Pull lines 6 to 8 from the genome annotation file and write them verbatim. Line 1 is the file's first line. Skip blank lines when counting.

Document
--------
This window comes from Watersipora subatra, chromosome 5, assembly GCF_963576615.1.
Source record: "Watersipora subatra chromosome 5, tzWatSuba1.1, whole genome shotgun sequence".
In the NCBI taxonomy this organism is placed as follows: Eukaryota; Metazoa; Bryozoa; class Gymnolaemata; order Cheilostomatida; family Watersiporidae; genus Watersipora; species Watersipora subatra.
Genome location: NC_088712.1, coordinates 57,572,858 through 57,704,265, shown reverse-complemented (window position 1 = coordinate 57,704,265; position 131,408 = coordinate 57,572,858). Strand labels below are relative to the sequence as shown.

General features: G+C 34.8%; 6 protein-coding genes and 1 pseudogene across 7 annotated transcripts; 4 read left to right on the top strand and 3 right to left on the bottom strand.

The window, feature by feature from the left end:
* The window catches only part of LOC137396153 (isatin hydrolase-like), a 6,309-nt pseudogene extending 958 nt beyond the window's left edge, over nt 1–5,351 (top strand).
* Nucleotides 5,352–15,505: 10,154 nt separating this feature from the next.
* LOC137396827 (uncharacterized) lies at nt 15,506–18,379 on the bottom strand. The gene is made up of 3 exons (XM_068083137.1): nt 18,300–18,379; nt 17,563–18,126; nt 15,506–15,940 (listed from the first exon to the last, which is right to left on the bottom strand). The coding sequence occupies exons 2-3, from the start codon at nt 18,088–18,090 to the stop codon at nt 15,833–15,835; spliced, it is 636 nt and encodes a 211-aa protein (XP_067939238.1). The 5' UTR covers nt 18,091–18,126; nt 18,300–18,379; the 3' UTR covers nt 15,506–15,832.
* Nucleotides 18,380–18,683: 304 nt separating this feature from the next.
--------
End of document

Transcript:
The window, feature by feature from the left end:
* The window catches only part of LOC137396153 (isatin hydrolase-like), a 6,309-nt pseudogene extending 958 nt beyond the window's left edge, over nt 1–5,351 (top strand).
* Nucleotides 5,352–15,505: 10,154 nt separating this feature from the next.